Author’s note: This series has explored questions about the opioid epidemic in Wilmington. It has focused on the basics: what are opioids, who are the people using them? Some questions remain: what is at the root of epidemic? Why is this epidemic hitting our area so hard – harder than nearly anywhere else in the nation? What can we do?
Those questions won’t have easy answers. But the picture will be clearer for those who understand the current efforts to address the epidemic. Again, a complicated picture emerges. Every group involved agrees our area is facing a crisis without parallel. Not everyone agrees on what to do about it.
This part of our series will show you the crisis through the eyes of the people fighting it. These are the many front lines against the opioid epidemic. By knowing where these groups stand now, we hope to provide a better sense of where the fight can go next.
Part V – The power and potential risk of ‘harm reduction,’ AKA, needle-exchange
On a chilly Wednesday evening in December, Mike Page was standing in the Game Stop parking lot between Market Street and Walmart. Page, and two other volunteers, had answered a text message and were there to exchange clean needles for used ones. Port City Daily had been invited for a ride along to learn about “harm reduction.”
“This guy just recently came to town, he heard about us through another user,” said Page, an outreach worker for North Carolina Harm Reduction Coalition (NCHRC). “This is pretty much what needle exchange looks like, what harm reduction looks like. Us being out here.”
Page stored the used needles in a biohazard container, giving the young man about a dozen fresh needles. Page asked if the man had heard of any batches of heroin containing fentanyl. He also offered him an intramuscular Naloxone kit that could be used to reverse an overdose.
Page had the user fill out a brief survey and took down some key information, part of NCHRC’s protocol for accepting needle exchange clients. The group has had at least 450 clients since starting the program. Some of these clients, in turn, act as ambassadors to other users.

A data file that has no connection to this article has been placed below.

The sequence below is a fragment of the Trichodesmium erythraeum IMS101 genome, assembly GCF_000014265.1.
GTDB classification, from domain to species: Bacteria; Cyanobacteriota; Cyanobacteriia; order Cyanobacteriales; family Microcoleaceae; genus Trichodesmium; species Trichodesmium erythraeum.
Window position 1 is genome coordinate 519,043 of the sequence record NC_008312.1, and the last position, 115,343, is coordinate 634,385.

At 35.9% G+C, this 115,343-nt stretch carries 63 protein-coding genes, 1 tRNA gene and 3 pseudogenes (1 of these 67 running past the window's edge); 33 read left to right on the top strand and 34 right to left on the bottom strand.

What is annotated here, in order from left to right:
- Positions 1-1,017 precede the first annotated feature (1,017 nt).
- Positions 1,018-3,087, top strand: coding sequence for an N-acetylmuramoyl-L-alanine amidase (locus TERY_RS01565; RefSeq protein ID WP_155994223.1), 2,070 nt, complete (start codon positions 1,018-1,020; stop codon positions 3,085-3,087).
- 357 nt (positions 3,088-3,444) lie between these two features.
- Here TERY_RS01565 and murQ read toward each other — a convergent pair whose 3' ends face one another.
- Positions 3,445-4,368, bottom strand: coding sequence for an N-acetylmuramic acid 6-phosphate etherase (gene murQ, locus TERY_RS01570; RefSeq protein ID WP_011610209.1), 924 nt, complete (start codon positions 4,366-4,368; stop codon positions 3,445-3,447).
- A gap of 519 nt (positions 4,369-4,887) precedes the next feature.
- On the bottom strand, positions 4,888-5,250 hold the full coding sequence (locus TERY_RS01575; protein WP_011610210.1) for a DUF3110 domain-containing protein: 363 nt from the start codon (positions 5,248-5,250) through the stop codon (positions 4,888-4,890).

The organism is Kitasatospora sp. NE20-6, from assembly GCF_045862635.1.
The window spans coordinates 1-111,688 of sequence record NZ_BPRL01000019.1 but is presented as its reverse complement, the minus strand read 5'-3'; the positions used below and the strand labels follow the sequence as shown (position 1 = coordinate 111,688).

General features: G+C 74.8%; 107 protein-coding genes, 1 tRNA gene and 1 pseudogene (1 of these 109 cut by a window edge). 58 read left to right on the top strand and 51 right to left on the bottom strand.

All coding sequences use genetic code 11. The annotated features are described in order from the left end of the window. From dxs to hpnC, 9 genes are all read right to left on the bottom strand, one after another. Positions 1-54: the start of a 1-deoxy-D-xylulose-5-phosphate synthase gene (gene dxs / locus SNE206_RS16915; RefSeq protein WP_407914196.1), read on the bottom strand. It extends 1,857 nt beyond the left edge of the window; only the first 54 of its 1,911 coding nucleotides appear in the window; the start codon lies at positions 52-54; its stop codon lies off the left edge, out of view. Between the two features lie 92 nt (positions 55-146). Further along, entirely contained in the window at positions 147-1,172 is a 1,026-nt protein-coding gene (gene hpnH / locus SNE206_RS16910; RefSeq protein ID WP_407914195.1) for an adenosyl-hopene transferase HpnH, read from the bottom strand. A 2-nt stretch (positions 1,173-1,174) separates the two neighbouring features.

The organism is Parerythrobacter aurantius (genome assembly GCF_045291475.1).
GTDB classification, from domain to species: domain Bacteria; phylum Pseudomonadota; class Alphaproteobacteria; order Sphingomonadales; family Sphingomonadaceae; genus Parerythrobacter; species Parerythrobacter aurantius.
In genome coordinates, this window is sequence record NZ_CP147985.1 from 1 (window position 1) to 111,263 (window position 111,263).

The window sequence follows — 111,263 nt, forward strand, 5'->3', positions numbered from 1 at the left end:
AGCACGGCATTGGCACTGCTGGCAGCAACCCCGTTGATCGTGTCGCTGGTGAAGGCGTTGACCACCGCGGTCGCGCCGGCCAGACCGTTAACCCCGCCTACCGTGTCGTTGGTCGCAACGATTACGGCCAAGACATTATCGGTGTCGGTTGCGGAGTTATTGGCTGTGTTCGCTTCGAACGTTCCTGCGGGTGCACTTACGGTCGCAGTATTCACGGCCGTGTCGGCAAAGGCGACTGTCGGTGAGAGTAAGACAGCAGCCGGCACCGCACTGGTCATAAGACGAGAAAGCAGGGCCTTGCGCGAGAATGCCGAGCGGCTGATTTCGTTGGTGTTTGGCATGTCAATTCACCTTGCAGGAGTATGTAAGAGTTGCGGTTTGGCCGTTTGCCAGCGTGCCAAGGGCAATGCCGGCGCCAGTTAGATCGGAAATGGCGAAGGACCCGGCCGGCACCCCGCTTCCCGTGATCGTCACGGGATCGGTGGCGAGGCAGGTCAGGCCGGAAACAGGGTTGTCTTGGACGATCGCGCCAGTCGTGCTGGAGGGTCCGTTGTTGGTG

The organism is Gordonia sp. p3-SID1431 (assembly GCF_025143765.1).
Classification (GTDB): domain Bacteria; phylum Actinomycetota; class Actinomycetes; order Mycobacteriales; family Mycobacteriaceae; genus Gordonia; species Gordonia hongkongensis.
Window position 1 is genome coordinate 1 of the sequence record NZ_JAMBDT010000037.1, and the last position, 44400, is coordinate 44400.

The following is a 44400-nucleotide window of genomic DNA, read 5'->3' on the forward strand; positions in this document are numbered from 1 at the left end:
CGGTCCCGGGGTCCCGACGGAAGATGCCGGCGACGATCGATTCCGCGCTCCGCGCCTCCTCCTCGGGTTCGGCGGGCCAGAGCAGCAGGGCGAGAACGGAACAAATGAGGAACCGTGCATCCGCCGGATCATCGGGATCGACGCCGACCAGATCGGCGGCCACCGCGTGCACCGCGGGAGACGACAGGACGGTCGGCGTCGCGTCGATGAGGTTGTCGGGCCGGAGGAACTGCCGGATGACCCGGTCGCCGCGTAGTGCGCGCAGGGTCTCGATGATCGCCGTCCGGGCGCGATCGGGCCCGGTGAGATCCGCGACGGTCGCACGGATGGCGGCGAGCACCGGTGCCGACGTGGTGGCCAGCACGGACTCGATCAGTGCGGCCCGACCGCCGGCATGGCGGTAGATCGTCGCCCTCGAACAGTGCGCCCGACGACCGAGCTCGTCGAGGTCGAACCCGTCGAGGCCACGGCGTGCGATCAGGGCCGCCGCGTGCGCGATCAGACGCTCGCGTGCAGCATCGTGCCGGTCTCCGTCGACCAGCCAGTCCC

Page said, “they’ll collect needles from other people, or deliver naloxone kits to places where people are shooting up.”
Over the next few hours, Page drove to Greenfield Lake to retrieve a cache of used needles, and then to a parking lot in Mayfaire to drop off a naloxone kit and clean needles.
This is how harm reduction works, Page said, “one call at a time, one person at a time.”
“I’ll make jokes about particular needles or a place I used to score, and someone will say, ‘oh, hey, wait, you used to use?’” he said. “It puts a face on outreach, now we’re two people talking. It also puts a face on recovery, it’s a reminder that it’s possible.”
Page was an active intravenous heroin user who survived three naloxone reversals before “retiring” from use. But neither Page or NCHRC push detox or rehab.
“I’m out there to offer help to my community. I think to bait and switch – to try and force it on someone – would be inappropriate,” he said.
NCHRC does provide information about local services – like detox and treatment at Coastal Horizons, RHA’s The Harbor and others – but it does not require, nor overtly push them.
Robert Childs, director of NCHRC, said, “we give that information in every naloxone kit, and we hope that someone has that ‘golden moment,’ that lucid moment and gets help. But usually it’s more complicated than that, and we can’t force it.”
That method allowed the NCHRC to take 36,000 needles off the street in its first six months, considerably more than the 24,000 it gave out. North Carolina passed a law allowing needle exchange programs in July of 2016.
Critics of needle exchange
Recent efforts have been successful, but not without its detractors.
“Critics argue that we’re in essence sanctioning or encouraging drug use, but we’re focused on reducing infectious disease and infection,” Childs said. “We provide Hepatitis-C and HIV testing. We’re not condoning drug use, we’re taking care of people.”
Childs said that, despite the clear public health benefits of the program, the only way to overcome moral objections in Raleigh was for the law to prohibit public funds for purchase of needles or other “safe shooting” supplies (like alcohol swabs, tin cups to make solutions of heroin in, etc.).